Johanna Vehkoo. Photo: IPI

In the interview, Vehkoo gave a simple but often forgotten piece of advice to editors-in-chief and other supervisors: Direct the targeted journalist to healthcare possibilities whenever needed so as to avoid post-traumatic stress disorder.

As for targeted journalists, Vehkoo recommended allowing a trusted colleague or friend to read hate mail for them.

“In case of an ongoing attack, you might need to protect yourself from those messages and let someone else read that stuff”, she said. “Then you can later decide what to do with it and see if it is a police matter.”

Be open about your work

Following its first-hand experience of online abuse, Turun Sanomat has collected some guidelines for its journalists in terms of prevent harassment.

Firstly, journalists are urged to follow the rule of ethical journalism in all situations and to remember that editorial decisions are made in the newsroom, not by harassers. If everything is done by the book, online abuseres have fewer arguments at their disposal.

Secondly, if journalists are working on topics that may spark abuse, journalists are encouraged to be open about their work, to include plenty of background information in their articles, and to avoid repeating false information.

Turun Sanomat Managing Editor Veijo Hyvönen. Photo: IPI

Journalists are also advised to exchange views with their audience but to avoid getting into quarrels. Lastly, journalists are urged to tell their superiors if they are targeted by online abuse, and to contact the police if needed.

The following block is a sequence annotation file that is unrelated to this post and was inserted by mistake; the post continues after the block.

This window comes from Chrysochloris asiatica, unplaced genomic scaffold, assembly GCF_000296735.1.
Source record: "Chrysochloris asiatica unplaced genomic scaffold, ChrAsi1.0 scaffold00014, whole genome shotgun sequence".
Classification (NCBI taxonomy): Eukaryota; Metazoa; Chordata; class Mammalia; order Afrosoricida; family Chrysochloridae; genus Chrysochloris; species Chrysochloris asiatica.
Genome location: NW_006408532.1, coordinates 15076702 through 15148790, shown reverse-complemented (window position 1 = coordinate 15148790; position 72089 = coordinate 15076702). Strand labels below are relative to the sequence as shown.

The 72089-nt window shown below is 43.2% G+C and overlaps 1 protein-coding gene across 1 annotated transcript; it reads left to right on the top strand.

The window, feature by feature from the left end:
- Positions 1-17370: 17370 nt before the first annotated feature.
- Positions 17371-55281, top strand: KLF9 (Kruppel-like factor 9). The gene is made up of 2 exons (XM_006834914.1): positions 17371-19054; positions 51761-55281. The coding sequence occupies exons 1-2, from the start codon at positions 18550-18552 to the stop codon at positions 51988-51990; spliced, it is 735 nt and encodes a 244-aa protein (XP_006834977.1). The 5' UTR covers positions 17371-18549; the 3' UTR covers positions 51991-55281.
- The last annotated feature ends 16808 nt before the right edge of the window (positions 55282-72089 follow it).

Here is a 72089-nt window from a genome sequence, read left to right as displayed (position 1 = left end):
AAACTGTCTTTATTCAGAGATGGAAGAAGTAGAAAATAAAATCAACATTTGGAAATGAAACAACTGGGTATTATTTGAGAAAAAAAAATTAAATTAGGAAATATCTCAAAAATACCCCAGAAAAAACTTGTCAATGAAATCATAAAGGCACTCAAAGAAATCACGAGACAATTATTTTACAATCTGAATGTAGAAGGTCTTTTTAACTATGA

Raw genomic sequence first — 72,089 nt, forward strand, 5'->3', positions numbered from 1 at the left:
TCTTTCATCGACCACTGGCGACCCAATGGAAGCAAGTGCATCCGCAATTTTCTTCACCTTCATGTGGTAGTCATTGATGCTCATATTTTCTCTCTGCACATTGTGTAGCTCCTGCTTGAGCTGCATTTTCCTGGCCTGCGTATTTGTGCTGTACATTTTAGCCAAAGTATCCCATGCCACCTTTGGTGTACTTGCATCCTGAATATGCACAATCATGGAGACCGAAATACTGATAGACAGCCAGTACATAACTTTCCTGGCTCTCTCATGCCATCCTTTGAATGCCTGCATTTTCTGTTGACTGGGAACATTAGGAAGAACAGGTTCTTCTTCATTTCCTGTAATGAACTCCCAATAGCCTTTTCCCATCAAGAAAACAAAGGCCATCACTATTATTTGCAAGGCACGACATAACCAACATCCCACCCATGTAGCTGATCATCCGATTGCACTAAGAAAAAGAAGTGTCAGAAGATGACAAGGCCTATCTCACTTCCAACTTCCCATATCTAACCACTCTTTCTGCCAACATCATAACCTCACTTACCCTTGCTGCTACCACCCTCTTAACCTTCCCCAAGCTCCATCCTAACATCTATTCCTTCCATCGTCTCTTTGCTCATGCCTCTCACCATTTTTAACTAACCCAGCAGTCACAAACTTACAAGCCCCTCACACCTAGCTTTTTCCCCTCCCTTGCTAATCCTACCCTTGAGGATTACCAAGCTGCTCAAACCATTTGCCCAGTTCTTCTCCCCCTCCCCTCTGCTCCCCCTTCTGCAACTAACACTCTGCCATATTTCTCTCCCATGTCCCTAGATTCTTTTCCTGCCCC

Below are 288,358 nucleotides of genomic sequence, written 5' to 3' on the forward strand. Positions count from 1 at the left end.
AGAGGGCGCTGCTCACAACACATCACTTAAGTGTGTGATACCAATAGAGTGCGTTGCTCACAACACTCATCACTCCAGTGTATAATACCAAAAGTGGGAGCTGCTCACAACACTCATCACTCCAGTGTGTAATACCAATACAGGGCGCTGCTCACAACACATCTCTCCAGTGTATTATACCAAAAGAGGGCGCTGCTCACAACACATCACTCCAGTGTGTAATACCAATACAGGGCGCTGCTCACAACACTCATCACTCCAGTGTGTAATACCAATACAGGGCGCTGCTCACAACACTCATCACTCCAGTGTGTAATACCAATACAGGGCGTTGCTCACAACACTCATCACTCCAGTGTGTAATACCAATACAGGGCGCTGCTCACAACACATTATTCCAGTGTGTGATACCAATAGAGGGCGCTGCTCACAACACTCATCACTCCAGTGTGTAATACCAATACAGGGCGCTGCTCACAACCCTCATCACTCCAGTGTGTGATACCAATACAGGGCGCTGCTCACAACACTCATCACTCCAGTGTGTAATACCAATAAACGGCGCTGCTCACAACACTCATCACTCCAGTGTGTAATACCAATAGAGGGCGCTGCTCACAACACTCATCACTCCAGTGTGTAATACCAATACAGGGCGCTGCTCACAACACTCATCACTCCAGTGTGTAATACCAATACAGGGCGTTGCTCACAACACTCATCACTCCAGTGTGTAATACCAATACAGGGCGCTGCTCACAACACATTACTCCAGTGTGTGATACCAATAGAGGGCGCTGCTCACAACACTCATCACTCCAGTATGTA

Notably, to be more transparent about its work, Turun Sanomat has opened its editorial procedures to its readers.

“We are more open and stricter about our ethics now”, Hyvönen explained. “We want to do our job as well as possible. These are the only tools for us to fight hate mail.”

Prepare for other digital attacks

There are also some technical tricks for surviving online abuse campaigns.

Hyvönen suggested that it might be useful to provide targeted journalists with an additional email account and phone line, as their usual means of communications can become jammed with hateful messages, making it impossible to work.

Turku, Finland. (Map: NordNordWest via Wikipedia)

Vehkoo also encouraged journalists to prepare themselves with the help of IT expertise for “doxing”, which involves harassers looking for a journalist’s personal information, such as address and phone number, and posting it online.